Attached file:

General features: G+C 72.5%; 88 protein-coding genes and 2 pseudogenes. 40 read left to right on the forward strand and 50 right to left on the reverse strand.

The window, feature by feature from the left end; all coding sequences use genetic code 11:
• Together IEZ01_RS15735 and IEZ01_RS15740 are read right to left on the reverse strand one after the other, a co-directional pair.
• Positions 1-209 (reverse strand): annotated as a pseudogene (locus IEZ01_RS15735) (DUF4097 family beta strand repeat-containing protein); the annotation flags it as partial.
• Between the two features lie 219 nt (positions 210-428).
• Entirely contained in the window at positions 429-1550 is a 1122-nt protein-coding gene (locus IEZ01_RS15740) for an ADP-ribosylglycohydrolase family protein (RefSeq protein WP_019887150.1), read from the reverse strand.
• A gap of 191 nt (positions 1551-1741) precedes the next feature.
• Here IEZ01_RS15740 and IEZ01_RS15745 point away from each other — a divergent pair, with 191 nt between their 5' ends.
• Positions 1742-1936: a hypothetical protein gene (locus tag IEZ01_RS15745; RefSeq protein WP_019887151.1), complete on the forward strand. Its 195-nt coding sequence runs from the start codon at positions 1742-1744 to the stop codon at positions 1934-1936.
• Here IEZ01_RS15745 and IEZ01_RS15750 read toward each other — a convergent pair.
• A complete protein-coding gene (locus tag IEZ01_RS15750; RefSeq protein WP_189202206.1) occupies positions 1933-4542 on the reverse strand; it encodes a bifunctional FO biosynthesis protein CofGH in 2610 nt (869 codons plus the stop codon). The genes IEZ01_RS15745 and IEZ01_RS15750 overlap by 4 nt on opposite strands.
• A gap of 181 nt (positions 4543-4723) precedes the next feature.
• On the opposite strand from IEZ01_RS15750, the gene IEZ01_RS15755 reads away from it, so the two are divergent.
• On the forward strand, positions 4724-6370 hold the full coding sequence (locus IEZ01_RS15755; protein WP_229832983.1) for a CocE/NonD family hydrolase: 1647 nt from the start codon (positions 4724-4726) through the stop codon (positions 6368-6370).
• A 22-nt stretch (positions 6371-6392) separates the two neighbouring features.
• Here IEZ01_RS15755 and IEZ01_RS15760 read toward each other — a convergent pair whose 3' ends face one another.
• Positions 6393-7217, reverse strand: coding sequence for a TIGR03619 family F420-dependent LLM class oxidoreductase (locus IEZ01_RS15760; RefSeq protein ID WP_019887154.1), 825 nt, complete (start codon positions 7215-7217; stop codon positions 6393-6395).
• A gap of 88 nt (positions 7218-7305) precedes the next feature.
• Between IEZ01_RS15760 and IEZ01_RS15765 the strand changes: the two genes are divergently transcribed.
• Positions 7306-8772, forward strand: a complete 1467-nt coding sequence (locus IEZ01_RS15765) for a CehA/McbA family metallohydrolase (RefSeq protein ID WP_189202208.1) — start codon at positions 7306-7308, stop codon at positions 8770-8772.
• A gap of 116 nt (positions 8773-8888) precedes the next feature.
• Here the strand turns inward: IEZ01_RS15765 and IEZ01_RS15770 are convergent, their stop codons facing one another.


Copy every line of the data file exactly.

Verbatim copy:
General features: G+C 72.5%; 88 protein-coding genes and 2 pseudogenes. 40 read left to right on the forward strand and 50 right to left on the reverse strand.

The window, feature by feature from the left end; all coding sequences use genetic code 11:
• Together IEZ01_RS15735 and IEZ01_RS15740 are read right to left on the reverse strand one after the other, a co-directional pair.
• Positions 1-209 (reverse strand): annotated as a pseudogene (locus IEZ01_RS15735) (DUF4097 family beta strand repeat-containing protein); the annotation flags it as partial.
• Between the two features lie 219 nt (positions 210-428).
• Entirely contained in the window at positions 429-1550 is a 1122-nt protein-coding gene (locus IEZ01_RS15740) for an ADP-ribosylglycohydrolase family protein (RefSeq protein WP_019887150.1), read from the reverse strand.
• A gap of 191 nt (positions 1551-1741) precedes the next feature.
• Here IEZ01_RS15740 and IEZ01_RS15745 point away from each other — a divergent pair, with 191 nt between their 5' ends.
• Positions 1742-1936: a hypothetical protein gene (locus tag IEZ01_RS15745; RefSeq protein WP_019887151.1), complete on the forward strand. Its 195-nt coding sequence runs from the start codon at positions 1742-1744 to the stop codon at positions 1934-1936.
• Here IEZ01_RS15745 and IEZ01_RS15750 read toward each other — a convergent pair.
• A complete protein-coding gene (locus tag IEZ01_RS15750; RefSeq protein WP_189202206.1) occupies positions 1933-4542 on the reverse strand; it encodes a bifunctional FO biosynthesis protein CofGH in 2610 nt (869 codons plus the stop codon). The genes IEZ01_RS15745 and IEZ01_RS15750 overlap by 4 nt on opposite strands.
• A gap of 181 nt (positions 4543-4723) precedes the next feature.
• On the opposite strand from IEZ01_RS15750, the gene IEZ01_RS15755 reads away from it, so the two are divergent.
• On the forward strand, positions 4724-6370 hold the full coding sequence (locus IEZ01_RS15755; protein WP_229832983.1) for a CocE/NonD family hydrolase: 1647 nt from the start codon (positions 4724-4726) through the stop codon (positions 6368-6370).
• A 22-nt stretch (positions 6371-6392) separates the two neighbouring features.
• Here IEZ01_RS15755 and IEZ01_RS15760 read toward each other — a convergent pair whose 3' ends face one another.
• Positions 6393-7217, reverse strand: coding sequence for a TIGR03619 family F420-dependent LLM class oxidoreductase (locus IEZ01_RS15760; RefSeq protein ID WP_019887154.1), 825 nt, complete (start codon positions 7215-7217; stop codon positions 6393-6395).
• A gap of 88 nt (positions 7218-7305) precedes the next feature.
• Between IEZ01_RS15760 and IEZ01_RS15765 the strand changes: the two genes are divergently transcribed.
• Positions 7306-8772, forward strand: a complete 1467-nt coding sequence (locus IEZ01_RS15765) for a CehA/McbA family metallohydrolase (RefSeq protein ID WP_189202208.1) — start codon at positions 7306-7308, stop codon at positions 8770-8772.
• A gap of 116 nt (positions 8773-8888) precedes the next feature.
• Here the strand turns inward: IEZ01_RS15765 and IEZ01_RS15770 are convergent, their stop codons facing one another.